There used to be a day when shooters weren't almost always preceeded with the words "first person." Phil remembers these days fondly, and takes a look back...
THE OLD SCHOOL WAY
The Game Boy naturally had the greater share of software available for it. With many of the Nintendo 3rd party publishers bringing their franchises to the little guy. There was a great selection of shooters, ranging from run and gun games to Gradius and co.
The Game Gear had a few blasters it could call its own. A couple of pretty neat vertical shooters in the form of GG Aleste and Halley Wars. Also an actually impossible to locate conversion of Gunstar Heroes, which while not as technically accomplished as the Genesis title was a damn good effort at reproducing it. Fantasy Zone is another Sega fans favorite but the GG version sadly didn't do anything for me. The Game Gear was destined to live its live as a platform game machine, probably due to the fact that the severe blurring of those early color LCD screens wasn't ideal for fast action at all.
Now if you happened to like blasters involving spacecraft. The PC-Engine GT was the machine to own. The American version the Turbo Express was the same machine but the clever guys at NEC decided that they were going up against the Genesis and SNES and rather than risk a shooter heavy lineup left a lot of titles out. A few made it across like Gunhed (As Blazing Lazers), Aero Blasters and Galaga '90 but the amount of games that never made the leap over the pacific is huge. Nec pretty much gave up on the whole Turbo Grafx platform quite rapidly. Not the case over in Japan though. The home console PC-Engine was quite a success, writhing in a sea of games from the likes of Capcom, Taito and Konami like 1943, Parodius and Kyuukyoku Tiger(Twin Cobra). This made the machine quite the blasters paradise.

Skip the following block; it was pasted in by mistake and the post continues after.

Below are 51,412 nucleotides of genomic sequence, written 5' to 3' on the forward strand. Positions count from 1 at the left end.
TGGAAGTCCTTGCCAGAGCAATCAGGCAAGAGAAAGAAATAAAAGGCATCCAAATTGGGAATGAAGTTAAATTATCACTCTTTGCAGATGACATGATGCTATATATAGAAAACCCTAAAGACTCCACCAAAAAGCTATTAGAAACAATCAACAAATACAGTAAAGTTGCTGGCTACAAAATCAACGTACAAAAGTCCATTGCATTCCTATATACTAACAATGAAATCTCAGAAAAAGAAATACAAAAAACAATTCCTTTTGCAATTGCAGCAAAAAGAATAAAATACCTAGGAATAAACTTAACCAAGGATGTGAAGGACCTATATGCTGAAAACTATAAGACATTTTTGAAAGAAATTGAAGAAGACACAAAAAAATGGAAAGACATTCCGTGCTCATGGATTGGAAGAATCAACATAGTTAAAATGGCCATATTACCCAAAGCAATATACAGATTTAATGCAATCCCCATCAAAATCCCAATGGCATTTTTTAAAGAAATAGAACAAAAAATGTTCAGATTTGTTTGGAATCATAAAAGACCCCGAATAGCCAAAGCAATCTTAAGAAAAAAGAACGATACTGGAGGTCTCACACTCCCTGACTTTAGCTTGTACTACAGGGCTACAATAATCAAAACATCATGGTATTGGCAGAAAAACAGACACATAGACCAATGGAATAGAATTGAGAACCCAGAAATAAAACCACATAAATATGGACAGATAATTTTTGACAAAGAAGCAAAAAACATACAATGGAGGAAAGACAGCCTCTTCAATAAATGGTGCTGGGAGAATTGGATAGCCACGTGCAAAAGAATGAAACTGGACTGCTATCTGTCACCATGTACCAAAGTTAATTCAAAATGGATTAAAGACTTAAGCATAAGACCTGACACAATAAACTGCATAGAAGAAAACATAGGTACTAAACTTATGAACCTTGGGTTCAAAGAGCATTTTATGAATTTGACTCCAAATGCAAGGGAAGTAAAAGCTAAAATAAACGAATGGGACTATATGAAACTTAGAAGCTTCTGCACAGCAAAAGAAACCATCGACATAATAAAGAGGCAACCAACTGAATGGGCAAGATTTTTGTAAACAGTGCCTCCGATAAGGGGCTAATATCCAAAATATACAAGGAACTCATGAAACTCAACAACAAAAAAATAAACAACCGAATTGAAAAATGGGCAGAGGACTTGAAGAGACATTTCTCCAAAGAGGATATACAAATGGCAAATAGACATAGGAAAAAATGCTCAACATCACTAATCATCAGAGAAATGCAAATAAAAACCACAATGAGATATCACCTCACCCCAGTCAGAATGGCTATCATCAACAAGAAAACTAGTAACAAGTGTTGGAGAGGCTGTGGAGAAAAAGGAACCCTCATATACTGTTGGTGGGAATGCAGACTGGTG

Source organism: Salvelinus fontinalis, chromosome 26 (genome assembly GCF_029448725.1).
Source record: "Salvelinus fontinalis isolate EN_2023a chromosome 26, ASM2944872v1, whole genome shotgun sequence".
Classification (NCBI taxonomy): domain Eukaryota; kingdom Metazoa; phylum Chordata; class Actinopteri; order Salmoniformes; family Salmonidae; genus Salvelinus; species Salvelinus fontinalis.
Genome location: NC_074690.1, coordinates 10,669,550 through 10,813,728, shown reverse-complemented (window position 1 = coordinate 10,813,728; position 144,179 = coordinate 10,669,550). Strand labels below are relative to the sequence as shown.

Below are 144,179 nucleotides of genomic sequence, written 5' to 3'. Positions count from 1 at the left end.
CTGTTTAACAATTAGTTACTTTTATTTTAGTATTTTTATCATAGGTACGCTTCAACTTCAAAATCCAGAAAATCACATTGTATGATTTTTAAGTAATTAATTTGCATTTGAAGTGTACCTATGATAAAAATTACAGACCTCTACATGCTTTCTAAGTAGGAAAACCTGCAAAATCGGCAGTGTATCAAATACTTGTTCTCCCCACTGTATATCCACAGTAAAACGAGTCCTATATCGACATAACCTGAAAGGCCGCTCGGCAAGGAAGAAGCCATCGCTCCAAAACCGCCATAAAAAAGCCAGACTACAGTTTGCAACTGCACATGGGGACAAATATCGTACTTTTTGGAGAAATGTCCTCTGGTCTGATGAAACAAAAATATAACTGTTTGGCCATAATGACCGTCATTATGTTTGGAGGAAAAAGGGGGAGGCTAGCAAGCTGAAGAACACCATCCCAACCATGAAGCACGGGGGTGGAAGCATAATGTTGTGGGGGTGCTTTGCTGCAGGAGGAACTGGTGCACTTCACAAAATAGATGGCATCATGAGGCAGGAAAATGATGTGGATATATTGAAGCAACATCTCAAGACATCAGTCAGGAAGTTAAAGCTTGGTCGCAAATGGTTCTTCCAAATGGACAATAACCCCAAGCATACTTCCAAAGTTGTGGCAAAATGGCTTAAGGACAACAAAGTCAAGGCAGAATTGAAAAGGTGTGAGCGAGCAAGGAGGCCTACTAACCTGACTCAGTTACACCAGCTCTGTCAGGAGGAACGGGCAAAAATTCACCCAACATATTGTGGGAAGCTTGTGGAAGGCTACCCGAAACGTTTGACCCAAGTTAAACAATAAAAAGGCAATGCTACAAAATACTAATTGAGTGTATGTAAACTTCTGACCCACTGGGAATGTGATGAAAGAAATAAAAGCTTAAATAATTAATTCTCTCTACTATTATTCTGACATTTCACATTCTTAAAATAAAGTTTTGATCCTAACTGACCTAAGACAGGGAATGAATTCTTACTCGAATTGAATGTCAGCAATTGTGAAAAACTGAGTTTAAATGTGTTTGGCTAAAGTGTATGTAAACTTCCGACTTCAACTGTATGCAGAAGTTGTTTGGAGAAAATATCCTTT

The Atari lynx? Personally I never owned one, i was put off by the comedic size of the thing. It had a couple of blasters, the classic Robotron 2084 and Gates of Zendocon. I didn't even know anyone who actually owned a lynx though, let alone have those games so that I could sample them. Later on in its life, like.. well after the machine had officially died. A conversion of Raiden appeared on the system. Too little too late for this machine though. The Lynx shall be forever shunned by those seeking to fry alien space-beings.
MODERN SHOOTING LIFE
The DS and PSP have shown some promise to us shooter fans. The DS with Nanostray and Nibris' promising looking Raid over the River. We've revisted a few classic series with retro collections, remakes and a damn good version of Bombermanon the PSP. The GBA has gifted us with the likes of Gunstar Super Heroes, Alien Hominid and Metal Slug advance. So it's not quite all over for old school blasting on current systems.
If you're adventurous enough though, there's a plethora of blasters available by the nefarious world of emulation . A whole host of emulators for the PSP are obtainable , similarly for the Gp32 and its brethren. The PSP homebrew scene has given us Pc-Engine, Nes, SNES and Genesis emulators so there's a whole world of shooting action for you to stuff in your pants. I've personally been getting my fix on my mobile, as there has been recently released for Nokia's Symbian s60 series a reasonably functional version of Mame. Now if ONLY my phone allowed for diagonals on its tiny little joystick, Gragh!